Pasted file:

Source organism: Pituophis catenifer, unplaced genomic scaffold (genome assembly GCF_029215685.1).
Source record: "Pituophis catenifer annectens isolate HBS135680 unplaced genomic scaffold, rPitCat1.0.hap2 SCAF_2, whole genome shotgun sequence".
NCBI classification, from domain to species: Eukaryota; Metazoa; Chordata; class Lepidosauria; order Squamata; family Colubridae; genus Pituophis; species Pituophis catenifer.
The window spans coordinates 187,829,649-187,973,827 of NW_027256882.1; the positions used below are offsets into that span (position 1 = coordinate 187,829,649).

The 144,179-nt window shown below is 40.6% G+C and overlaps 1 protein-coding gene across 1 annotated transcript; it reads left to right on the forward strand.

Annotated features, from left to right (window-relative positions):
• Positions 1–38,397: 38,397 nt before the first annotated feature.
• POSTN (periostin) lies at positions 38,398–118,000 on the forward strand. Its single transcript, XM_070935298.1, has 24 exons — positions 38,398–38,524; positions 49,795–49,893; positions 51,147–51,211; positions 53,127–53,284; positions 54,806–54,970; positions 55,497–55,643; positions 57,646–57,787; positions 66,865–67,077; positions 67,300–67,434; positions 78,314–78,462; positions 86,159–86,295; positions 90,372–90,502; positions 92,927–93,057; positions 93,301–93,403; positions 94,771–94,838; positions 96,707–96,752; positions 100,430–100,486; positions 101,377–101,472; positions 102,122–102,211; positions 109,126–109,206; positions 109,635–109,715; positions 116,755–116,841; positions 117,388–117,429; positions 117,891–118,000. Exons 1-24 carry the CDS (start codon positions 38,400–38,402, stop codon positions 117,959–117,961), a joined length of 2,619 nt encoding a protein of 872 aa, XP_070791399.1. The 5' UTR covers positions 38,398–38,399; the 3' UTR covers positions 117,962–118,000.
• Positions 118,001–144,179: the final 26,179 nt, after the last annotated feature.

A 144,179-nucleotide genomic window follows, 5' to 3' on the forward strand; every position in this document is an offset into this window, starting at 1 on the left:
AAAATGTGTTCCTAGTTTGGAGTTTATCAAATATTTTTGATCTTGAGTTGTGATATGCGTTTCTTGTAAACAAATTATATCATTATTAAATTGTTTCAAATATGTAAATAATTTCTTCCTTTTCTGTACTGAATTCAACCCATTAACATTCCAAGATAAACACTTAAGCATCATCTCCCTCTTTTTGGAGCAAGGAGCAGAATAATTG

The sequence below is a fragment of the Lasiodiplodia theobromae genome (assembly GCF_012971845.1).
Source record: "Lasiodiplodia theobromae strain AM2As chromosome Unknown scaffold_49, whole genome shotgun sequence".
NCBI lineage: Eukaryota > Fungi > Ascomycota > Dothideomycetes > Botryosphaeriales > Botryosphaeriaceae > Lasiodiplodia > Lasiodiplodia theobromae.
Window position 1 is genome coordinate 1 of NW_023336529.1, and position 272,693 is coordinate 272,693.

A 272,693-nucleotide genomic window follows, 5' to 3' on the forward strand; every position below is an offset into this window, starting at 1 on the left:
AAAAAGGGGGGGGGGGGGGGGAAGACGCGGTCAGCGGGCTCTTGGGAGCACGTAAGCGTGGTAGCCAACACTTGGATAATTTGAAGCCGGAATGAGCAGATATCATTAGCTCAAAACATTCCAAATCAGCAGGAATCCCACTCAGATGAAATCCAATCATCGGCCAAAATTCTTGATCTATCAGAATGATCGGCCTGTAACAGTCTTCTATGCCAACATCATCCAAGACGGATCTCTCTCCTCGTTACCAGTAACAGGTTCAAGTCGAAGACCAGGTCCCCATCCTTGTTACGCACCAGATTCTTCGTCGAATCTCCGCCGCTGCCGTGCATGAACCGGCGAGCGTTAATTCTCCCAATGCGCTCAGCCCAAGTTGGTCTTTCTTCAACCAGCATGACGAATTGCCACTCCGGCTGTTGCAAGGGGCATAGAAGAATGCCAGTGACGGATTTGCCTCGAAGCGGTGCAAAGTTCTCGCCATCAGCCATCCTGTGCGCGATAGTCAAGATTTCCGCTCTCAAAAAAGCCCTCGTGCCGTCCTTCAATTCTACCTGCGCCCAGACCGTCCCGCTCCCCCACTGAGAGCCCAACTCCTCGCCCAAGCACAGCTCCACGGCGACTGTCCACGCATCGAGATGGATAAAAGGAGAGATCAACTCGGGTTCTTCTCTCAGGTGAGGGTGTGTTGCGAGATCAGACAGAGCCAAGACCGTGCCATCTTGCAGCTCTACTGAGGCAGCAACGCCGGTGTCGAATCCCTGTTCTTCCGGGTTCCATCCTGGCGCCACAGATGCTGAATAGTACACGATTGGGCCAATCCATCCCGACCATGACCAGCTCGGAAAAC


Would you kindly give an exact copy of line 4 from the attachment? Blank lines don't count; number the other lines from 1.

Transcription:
The window spans coordinates 187,829,649-187,973,827 of NW_027256882.1; the positions used below are offsets into that span (position 1 = coordinate 187,829,649).